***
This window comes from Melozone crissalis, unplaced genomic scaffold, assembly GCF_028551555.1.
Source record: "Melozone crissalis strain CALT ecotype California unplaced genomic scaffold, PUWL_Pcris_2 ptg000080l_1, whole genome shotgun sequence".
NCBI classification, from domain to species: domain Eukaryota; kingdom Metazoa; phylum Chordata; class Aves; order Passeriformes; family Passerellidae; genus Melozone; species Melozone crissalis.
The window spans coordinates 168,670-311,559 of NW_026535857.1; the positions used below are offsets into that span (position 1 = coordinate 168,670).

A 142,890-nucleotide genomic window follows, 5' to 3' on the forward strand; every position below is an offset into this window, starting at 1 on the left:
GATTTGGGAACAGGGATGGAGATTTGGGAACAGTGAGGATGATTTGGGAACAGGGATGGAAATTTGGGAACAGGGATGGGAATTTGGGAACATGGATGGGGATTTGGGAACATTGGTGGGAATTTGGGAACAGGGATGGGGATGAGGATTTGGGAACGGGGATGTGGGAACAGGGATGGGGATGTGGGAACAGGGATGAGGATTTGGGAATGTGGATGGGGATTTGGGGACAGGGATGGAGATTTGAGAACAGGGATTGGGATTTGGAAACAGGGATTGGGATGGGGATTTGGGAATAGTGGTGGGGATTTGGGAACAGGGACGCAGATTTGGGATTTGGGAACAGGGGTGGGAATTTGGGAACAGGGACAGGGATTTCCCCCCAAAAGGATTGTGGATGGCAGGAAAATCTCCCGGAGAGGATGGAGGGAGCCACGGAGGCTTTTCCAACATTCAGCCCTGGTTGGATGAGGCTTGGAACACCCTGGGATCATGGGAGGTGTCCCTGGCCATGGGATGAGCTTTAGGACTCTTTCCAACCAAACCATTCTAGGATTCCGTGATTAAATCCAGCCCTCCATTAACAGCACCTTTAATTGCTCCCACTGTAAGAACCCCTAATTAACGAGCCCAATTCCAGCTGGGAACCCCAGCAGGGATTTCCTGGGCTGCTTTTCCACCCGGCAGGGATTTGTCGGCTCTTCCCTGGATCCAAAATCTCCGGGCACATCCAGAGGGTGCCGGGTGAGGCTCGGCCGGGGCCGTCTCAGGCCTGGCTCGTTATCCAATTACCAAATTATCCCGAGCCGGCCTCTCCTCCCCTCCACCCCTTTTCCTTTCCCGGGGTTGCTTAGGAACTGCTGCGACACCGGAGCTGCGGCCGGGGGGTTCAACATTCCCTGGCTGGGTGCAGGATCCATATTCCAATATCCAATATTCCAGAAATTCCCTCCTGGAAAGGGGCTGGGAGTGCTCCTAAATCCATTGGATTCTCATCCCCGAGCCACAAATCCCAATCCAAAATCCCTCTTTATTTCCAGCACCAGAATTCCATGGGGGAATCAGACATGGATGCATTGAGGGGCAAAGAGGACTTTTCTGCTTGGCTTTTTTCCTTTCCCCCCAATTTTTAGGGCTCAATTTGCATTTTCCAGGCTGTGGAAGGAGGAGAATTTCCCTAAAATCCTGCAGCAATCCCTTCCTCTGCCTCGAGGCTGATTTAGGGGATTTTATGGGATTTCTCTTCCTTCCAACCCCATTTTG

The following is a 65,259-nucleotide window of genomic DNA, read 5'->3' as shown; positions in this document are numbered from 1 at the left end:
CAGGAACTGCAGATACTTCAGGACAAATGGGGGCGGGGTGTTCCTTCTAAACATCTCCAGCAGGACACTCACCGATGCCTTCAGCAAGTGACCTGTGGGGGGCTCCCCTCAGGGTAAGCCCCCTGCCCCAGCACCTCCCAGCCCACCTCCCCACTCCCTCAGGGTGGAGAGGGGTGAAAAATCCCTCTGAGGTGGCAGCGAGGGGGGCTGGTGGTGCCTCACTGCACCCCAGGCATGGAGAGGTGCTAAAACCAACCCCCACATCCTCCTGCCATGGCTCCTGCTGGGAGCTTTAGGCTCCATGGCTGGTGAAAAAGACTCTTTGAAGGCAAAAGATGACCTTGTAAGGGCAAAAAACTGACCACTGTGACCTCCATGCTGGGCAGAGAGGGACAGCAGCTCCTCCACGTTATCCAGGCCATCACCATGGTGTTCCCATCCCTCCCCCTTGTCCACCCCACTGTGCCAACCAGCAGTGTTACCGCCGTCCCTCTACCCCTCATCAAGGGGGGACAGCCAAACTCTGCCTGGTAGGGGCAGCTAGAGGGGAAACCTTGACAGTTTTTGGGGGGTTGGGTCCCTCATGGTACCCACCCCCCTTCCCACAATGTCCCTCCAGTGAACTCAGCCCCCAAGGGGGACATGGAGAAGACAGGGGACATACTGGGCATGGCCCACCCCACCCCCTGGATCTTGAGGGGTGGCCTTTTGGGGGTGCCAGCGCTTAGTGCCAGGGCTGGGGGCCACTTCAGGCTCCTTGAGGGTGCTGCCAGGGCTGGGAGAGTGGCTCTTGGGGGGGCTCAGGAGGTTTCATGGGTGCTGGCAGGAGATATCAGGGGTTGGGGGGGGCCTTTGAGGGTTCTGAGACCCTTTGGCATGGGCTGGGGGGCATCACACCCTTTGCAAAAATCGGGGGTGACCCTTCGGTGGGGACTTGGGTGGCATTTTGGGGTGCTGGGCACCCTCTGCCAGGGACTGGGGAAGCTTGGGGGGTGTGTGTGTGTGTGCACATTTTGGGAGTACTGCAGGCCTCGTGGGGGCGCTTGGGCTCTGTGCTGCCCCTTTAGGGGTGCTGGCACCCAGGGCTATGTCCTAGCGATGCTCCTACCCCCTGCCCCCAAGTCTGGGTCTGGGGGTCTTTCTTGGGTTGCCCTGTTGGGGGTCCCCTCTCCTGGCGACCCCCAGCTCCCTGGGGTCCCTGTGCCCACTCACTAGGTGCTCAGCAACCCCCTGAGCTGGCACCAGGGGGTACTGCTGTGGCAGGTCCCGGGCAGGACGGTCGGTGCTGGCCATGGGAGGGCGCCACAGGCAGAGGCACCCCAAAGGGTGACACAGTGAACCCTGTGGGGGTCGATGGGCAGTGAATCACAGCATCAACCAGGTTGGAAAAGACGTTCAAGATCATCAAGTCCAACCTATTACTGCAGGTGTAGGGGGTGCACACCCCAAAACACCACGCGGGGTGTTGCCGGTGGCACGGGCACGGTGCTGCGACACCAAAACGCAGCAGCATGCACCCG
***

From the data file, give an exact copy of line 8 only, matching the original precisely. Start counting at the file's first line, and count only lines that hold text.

CAGGAACTGCAGATACTTCAGGACAAATGGGGGCGGGGTGTTCCTTCTAAACATCTCCAGCAGGACACTCACCGATGCCTTCAGCAAGTGACCTGTGGGGGGCTCCCCTCAGGGTAAGCCCCCTGCCCCAGCACCTCCCAGCCCACCTCCCCACTCCCTCAGGGTGGAGAGGGGTGAAAAATCCCTCTGAGGTGGCAGCGAGGGGGGCTGGTGGTGCCTCACTGCACCCCAGGCATGGAGAGGTGCTAAAACCAACCCCCACATCCTCCTGCCATGGCTCCTGCTGGGAGCTTTAGGCTCCATGGCTGGTGAAAAAGACTCTTTGAAGGCAAAAGATGACCTTGTAAGGGCAAAAAACTGACCACTGTGACCTCCATGCTGGGCAGAGAGGGACAGCAGCTCCTCCACGTTATCCAGGCCATCACCATGGTGTTCCCATCCCTCCCCCTTGTCCACCCCACTGTGCCAACCAGCAGTGTTACCGCCGTCCCTCTACCCCTCATCAAGGGGGGACAGCCAAACTCTGCCTGGTAGGGGCAGCTAGAGGGGAAACCTTGACAGTTTTTGGGGGGTTGGGTCCCTCATGGTACCCACCCCCCTTCCCACAATGTCCCTCCAGTGAACTCAGCCCCCAAGGGGGACATGGAGAAGACAGGGGACATACTGGGCATGGCCCACCCCACCCCCTGGATCTTGAGGGGTGGCCTTTTGGGGGTGCCAGCGCTTAGTGCCAGGGCTGGGGGCCACTTCAGGCTCCTTGAGGGTGCTGCCAGGGCTGGGAGAGTGGCTCTTGGGGGGGCTCAGGAGGTTTCATGGGTGCTGGCAGGAGATATCAGGGGTTGGGGGGGGCCTTTGAGGGTTCTGAGACCCTTTGGCATGGGCTGGGGGGCATCACACCCTTTGCAAAAATCGGGGGTGACCCTTCGGTGGGGACTTGGGTGGCATTTTGGGGTGCTGGGCACCCTCTGCCAGGGACTGGGGAAGCTTGGGGGGTGTGTGTGTGTGTGCACATTTTGGGAGTACTGCAGGCCTCGTGGGGGCGCTTGGGCTCTGTGCTGCCCCTTTAGGGGTGCTGGCACCCAGGGCTATGTCCTAGCGATGCTCCTACCCCCTGCCCCCAAGTCTGGGTCTGGGGGTCTTTCTTGGGTTGCCCTGTTGGGGGTCCCCTCTCCTGGCGACCCCCAGCTCCCTGGGGTCCCTGTGCCCACTCACTAGGTGCTCAGCAACCCCCTGAGCTGGCACCAGGGGGTACTGCTGTGGCAGGTCCCGGGCAGGACGGTCGGTGCTGGCCATGGGAGGGCGCCACAGGCAGAGGCACCCCAAAGGGTGACACAGTGAACCCTGTGGGGGTCGATGGGCAGTGAATCACAGCATCAACCAGGTTGGAAAAGACGTTCAAGATCATCAAGTCCAACCTATTACTGCAGGTGTAGGGGGTGCACACCCCAAAACACCACGCGGGGTGTTGCCGGTGGCACGGGCACGGTGCTGCGACACCAAAACGCAGCAGCATGCACCCG